BPO rarely fails in the executive suite, but it can die an agonizing death in the remaining offices and cubicles, or even worse in plain sight of your customers.
Multi-Disciplinary & Process Oriented: Program management and change leadership are critical to realizing sustainable benefits from BPO. I noted earlier that program management was a key companion discipline, but in reality business case realization is better viewed as a cornerstone process of the BPO program plan from the start.
In other words, “start right and stay right” trumps developing a plan and process for business case realization later, and increases the chances that the approach will be woven into the entire DNA of the initiative. If so, the activities, resources, accountability and measures for business case realization can be managed much more easily.
The same is true of change leadership, and is even more important in a BPO scenario given the potential for associated staff reductions, skills and process redesign, customer anxiety and other factors. I can’t give it full treatment here, but change leadership is about helping BPO stakeholders understand where we are, where we’re going and why.
It should also help us understand how we’ll get there, how we’re progressing and the uncertainty involved in the journey. Perhaps most importantly, it must help us to individually and collectively own that change and share the rewards, the risks and the accountability.
As an example, consider the recent impacts to market share and customer loyalty resulting from organizations outsourcing customer service. In many cases, failure to execute and follow through on core tenets of change leadership with customers, as well as partners and employees, has led to adverse consequences.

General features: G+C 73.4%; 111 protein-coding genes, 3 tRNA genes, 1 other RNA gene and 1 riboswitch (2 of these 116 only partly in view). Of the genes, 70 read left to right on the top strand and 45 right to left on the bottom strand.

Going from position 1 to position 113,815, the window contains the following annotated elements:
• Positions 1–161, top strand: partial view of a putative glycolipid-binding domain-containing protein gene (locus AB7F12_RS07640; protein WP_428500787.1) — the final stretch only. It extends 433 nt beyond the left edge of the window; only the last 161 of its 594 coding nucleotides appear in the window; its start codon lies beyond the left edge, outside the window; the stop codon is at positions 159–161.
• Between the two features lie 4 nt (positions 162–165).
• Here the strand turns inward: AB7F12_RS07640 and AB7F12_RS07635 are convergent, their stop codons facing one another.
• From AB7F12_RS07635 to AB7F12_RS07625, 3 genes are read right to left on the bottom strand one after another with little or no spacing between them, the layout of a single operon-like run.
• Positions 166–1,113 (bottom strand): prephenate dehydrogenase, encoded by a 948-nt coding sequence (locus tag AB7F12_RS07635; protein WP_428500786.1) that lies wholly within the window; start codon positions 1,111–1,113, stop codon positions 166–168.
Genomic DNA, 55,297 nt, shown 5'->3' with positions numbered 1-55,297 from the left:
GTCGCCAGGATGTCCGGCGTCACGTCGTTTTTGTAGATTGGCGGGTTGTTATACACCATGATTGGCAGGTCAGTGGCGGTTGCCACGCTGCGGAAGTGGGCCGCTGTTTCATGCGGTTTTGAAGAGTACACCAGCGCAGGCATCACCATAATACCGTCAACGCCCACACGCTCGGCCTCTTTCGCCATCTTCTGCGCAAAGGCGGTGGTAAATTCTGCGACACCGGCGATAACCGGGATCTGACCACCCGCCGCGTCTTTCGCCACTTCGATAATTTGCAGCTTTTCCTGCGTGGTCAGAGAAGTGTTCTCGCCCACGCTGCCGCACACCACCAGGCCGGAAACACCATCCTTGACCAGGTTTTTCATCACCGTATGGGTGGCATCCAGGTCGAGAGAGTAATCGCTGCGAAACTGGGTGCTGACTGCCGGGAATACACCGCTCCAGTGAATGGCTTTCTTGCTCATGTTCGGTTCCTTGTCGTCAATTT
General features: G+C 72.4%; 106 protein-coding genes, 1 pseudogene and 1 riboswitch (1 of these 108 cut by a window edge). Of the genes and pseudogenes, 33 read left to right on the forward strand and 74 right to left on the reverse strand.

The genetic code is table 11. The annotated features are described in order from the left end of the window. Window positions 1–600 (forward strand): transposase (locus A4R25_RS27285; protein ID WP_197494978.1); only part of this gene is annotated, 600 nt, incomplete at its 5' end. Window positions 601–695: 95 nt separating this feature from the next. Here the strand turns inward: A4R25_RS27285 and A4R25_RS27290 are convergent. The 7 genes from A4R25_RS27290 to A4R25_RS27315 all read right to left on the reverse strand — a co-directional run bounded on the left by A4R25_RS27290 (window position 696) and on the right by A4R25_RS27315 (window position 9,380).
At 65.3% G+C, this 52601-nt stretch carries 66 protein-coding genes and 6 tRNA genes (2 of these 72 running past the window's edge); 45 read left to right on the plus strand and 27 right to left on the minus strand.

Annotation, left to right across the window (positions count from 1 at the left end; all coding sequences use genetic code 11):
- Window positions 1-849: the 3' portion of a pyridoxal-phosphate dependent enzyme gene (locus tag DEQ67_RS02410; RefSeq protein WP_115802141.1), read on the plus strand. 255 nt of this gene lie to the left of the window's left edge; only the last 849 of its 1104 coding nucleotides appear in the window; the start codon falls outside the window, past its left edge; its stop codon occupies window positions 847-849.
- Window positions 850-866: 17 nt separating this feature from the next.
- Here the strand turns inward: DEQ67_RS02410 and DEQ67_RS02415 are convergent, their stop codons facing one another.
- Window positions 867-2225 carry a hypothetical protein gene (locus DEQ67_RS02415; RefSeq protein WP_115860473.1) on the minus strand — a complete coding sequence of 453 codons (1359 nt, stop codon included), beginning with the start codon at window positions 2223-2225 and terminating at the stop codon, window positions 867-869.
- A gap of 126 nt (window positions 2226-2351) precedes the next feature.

Measured: It’s been stated that “we get what we measure” and business case realization is a prime example of that premise.
Measurement has to be meaningful relative to the anticipated benefits from BPO—establishing key performance indicators that alert the organization to success as well as the need for corrective action, and ultimately driving accountability for success.
This is another area where stakeholder commitment is crucial: You can’t expect people to make the journey if they don’t know the road signs and the speedometer is broken, no matter how lovely the destination. For example, outsourcing customer service processes might have some obvious indicators for success such as call abandonment and percentage of self-service. And, for some organizations, it could impact indicators such as DSO.
The key is to instrument the processes both outsourced with and connected to the BPO initiative to get a holistic view of success. Don’t forget that sustaining the benefits from BPO is just as important as realizing them, and measured accountability provides a strong foundation for continuing and even optimizing benefits.
BPO investment is often biased toward a small subset of concern such as cost reduction, but it’s important that organizations don’t develop tunnel vision. When we look broadly at leading change in the related processes, culture and organization, and apply solid program management to BPO, the benefits still don’t just happen, but they’re much more likely to happen.